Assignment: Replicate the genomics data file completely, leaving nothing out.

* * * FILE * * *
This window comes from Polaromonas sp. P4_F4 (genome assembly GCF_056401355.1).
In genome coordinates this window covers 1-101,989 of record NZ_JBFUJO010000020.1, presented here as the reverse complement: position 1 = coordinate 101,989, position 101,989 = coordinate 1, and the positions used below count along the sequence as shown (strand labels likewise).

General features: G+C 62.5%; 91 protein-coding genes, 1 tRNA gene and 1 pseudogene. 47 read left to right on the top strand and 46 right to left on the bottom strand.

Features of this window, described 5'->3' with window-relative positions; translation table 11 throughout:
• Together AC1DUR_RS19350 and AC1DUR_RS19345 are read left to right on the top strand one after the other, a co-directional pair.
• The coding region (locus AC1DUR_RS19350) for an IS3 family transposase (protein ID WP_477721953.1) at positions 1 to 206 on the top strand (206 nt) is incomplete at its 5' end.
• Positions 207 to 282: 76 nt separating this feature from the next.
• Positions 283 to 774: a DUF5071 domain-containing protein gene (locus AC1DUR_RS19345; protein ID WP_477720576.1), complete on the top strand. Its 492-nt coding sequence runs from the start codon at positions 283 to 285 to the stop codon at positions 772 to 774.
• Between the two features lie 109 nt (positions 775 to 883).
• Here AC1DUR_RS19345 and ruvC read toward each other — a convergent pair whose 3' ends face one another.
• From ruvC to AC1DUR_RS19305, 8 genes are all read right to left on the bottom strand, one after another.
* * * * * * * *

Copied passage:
This window comes from Polaromonas sp. P4_F4 (genome assembly GCF_056401355.1).
In genome coordinates this window covers 1-101,989 of record NZ_JBFUJO010000020.1, presented here as the reverse complement: position 1 = coordinate 101,989, position 101,989 = coordinate 1, and the positions used below count along the sequence as shown (strand labels likewise).

General features: G+C 62.5%; 91 protein-coding genes, 1 tRNA gene and 1 pseudogene. 47 read left to right on the top strand and 46 right to left on the bottom strand.

Features of this window, described 5'->3' with window-relative positions; translation table 11 throughout:
• Together AC1DUR_RS19350 and AC1DUR_RS19345 are read left to right on the top strand one after the other, a co-directional pair.
• The coding region (locus AC1DUR_RS19350) for an IS3 family transposase (protein ID WP_477721953.1) at positions 1 to 206 on the top strand (206 nt) is incomplete at its 5' end.
• Positions 207 to 282: 76 nt separating this feature from the next.
• Positions 283 to 774: a DUF5071 domain-containing protein gene (locus AC1DUR_RS19345; protein ID WP_477720576.1), complete on the top strand. Its 492-nt coding sequence runs from the start codon at positions 283 to 285 to the stop codon at positions 772 to 774.
• Between the two features lie 109 nt (positions 775 to 883).
• Here AC1DUR_RS19345 and ruvC read toward each other — a convergent pair whose 3' ends face one another.
• From ruvC to AC1DUR_RS19305, 8 genes are all read right to left on the bottom strand, one after another.